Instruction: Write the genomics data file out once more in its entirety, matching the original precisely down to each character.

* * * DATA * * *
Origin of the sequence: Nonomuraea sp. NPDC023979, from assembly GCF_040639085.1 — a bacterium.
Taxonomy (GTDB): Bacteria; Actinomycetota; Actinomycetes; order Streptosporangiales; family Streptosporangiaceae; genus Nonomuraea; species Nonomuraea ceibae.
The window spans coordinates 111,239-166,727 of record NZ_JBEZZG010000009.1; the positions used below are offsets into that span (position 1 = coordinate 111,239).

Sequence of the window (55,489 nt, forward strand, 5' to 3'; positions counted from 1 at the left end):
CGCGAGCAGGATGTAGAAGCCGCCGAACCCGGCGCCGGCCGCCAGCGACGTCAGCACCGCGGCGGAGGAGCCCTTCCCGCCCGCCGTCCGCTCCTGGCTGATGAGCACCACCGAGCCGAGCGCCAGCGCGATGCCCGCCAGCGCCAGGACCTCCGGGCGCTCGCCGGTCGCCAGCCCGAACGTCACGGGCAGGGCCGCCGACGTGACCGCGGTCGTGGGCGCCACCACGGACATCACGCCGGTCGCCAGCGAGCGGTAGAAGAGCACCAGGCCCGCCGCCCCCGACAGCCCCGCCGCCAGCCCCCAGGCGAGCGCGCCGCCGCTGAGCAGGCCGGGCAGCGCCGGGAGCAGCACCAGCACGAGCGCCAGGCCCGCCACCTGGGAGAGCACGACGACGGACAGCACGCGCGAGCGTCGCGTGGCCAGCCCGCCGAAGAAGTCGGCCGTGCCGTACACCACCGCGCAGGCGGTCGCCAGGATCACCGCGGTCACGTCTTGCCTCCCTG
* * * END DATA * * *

Origin of the sequence: Nonomuraea sp. NPDC023979, from assembly GCF_040639085.1 — a bacterium.
Taxonomy (GTDB): Bacteria; Actinomycetota; Actinomycetes; order Streptosporangiales; family Streptosporangiaceae; genus Nonomuraea; species Nonomuraea ceibae.
The window spans coordinates 111,239-166,727 of record NZ_JBEZZG010000009.1; the positions used below are offsets into that span (position 1 = coordinate 111,239).

Sequence of the window (55,489 nt, forward strand, 5' to 3'; positions counted from 1 at the left end):
CGCGAGCAGGATGTAGAAGCCGCCGAACCCGGCGCCGGCCGCCAGCGACGTCAGCACCGCGGCGGAGGAGCCCTTCCCGCCCGCCGTCCGCTCCTGGCTGATGAGCACCACCGAGCCGAGCGCCAGCGCGATGCCCGCCAGCGCCAGGACCTCCGGGCGCTCGCCGGTCGCCAGCCCGAACGTCACGGGCAGGGCCGCCGACGTGACCGCGGTCGTGGGCGCCACCACGGACATCACGCCGGTCGCCAGCGAGCGGTAGAAGAGCACCAGGCCCGCCGCCCCCGACAGCCCCGCCGCCAGCCCCCAGGCGAGCGCGCCGCCGCTGAGCAGGCCGGGCAGCGCCGGGAGCAGCACCAGCACGAGCGCCAGGCCCGCCACCTGGGAGAGCACGACGACGGACAGCACGCGCGAGCGTCGCGTGGCCAGCCCGCCGAAGAAGTCGGCCGTGCCGTACACCACCGCGCAGGCGGTCGCCAGGATCACCGCGGTCACGTCTTGCCTCCCTG